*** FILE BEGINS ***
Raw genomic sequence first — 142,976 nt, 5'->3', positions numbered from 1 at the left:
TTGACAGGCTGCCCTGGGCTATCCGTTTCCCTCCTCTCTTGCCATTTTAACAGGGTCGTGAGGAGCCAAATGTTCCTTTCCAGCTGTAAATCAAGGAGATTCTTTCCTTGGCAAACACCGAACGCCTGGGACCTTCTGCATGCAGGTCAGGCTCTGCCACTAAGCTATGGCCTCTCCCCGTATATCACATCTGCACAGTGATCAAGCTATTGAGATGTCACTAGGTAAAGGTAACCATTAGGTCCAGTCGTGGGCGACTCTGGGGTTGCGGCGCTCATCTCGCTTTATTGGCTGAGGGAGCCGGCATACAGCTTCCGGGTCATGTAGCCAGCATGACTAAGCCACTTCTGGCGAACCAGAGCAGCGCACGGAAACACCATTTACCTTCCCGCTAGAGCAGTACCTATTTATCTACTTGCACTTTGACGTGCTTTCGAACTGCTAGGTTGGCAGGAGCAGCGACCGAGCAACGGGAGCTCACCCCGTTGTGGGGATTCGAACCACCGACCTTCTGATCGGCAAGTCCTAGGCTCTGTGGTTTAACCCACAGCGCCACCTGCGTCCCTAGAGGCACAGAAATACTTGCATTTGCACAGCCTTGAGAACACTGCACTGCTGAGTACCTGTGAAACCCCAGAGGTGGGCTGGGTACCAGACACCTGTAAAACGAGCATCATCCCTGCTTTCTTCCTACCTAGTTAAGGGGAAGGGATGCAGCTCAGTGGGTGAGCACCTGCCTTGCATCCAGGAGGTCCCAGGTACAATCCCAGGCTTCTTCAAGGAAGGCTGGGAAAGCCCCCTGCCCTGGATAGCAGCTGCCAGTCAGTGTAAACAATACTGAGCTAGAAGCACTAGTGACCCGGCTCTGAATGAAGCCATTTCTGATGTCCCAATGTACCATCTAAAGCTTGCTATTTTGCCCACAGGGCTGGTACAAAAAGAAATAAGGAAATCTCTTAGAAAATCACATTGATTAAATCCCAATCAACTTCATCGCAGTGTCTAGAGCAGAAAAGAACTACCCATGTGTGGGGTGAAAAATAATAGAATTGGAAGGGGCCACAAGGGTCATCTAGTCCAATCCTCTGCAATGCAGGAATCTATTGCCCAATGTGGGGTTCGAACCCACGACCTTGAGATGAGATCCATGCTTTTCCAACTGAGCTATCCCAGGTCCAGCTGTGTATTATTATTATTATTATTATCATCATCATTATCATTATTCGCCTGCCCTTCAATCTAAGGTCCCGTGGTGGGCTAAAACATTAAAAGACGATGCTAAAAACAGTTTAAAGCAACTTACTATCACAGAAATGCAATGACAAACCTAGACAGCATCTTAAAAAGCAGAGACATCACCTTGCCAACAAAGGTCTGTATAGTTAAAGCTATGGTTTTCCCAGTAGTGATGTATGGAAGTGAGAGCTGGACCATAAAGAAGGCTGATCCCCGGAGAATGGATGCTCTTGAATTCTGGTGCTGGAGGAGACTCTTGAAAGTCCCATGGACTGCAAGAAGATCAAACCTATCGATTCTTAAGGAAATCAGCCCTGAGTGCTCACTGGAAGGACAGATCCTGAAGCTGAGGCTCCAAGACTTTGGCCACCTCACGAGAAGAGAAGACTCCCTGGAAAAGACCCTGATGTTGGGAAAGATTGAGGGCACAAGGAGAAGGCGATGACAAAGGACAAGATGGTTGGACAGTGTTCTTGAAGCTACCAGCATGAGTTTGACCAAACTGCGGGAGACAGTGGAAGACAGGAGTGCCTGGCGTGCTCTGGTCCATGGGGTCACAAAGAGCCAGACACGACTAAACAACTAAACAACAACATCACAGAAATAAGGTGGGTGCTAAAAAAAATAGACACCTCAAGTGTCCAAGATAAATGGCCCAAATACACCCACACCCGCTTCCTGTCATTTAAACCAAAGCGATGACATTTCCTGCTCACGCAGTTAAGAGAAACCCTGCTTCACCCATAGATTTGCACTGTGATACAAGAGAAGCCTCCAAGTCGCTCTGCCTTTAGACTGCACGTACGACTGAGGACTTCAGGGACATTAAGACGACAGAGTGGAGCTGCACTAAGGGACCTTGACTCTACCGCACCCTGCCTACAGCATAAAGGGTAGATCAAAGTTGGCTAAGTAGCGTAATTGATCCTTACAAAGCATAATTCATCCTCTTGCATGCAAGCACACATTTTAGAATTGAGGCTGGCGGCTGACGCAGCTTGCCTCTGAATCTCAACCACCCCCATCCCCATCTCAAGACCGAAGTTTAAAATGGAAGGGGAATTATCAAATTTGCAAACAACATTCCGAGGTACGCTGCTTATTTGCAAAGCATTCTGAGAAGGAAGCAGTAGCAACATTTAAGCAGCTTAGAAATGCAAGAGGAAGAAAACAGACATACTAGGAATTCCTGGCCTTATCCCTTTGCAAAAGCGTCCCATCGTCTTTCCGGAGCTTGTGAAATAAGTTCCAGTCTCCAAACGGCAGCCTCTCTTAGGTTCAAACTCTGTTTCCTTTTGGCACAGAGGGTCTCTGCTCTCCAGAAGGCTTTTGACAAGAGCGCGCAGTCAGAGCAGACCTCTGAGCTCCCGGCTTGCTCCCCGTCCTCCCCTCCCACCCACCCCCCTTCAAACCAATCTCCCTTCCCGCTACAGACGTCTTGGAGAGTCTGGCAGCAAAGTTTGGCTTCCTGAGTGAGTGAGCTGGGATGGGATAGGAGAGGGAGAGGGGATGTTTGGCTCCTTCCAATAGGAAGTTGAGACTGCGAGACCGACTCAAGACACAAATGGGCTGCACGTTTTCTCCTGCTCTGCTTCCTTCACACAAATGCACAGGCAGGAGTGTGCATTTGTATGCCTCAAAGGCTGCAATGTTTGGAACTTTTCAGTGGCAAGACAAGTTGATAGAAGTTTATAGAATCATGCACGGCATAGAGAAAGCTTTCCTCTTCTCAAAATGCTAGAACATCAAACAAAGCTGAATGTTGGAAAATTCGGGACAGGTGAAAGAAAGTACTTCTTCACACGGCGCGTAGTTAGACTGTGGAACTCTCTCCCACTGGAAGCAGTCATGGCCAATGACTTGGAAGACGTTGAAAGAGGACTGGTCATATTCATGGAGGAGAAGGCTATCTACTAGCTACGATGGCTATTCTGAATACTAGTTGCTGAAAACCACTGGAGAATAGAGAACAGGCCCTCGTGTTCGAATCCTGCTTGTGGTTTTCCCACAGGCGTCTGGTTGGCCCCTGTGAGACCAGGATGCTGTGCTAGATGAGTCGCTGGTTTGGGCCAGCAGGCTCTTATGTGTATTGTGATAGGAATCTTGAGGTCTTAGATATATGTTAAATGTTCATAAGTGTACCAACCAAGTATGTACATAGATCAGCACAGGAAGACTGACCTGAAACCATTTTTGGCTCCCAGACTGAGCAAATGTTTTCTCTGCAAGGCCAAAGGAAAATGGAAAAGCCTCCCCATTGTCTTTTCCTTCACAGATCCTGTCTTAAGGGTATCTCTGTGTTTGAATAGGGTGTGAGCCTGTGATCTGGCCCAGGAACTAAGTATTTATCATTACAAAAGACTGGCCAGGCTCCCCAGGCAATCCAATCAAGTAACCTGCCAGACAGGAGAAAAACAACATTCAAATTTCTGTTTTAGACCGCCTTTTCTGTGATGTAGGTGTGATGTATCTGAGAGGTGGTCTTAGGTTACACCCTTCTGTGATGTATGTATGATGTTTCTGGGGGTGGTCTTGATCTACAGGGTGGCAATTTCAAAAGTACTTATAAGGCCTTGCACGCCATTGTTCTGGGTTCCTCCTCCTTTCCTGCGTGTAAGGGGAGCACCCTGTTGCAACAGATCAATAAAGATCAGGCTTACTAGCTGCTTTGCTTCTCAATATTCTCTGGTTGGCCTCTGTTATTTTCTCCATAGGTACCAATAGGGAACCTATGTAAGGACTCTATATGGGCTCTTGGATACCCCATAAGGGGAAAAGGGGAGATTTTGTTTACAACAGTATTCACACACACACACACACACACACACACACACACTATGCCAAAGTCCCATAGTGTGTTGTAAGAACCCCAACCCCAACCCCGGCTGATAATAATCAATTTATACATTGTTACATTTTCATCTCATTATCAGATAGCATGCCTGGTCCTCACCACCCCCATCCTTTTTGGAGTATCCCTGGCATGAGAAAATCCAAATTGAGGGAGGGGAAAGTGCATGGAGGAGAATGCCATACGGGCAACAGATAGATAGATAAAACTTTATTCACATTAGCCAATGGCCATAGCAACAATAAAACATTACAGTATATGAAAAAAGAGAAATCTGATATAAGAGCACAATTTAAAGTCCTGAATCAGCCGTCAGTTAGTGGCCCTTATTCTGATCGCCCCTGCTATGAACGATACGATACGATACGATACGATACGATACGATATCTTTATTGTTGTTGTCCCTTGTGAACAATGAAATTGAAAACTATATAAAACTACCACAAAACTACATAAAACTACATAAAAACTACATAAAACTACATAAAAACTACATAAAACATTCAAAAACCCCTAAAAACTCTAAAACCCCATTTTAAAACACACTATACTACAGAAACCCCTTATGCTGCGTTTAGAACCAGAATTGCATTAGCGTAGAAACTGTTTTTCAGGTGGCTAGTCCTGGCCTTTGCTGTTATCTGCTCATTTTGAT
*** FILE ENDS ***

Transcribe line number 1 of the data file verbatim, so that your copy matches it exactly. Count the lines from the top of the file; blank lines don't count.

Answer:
Raw genomic sequence first — 142,976 nt, 5'->3', positions numbered from 1 at the left: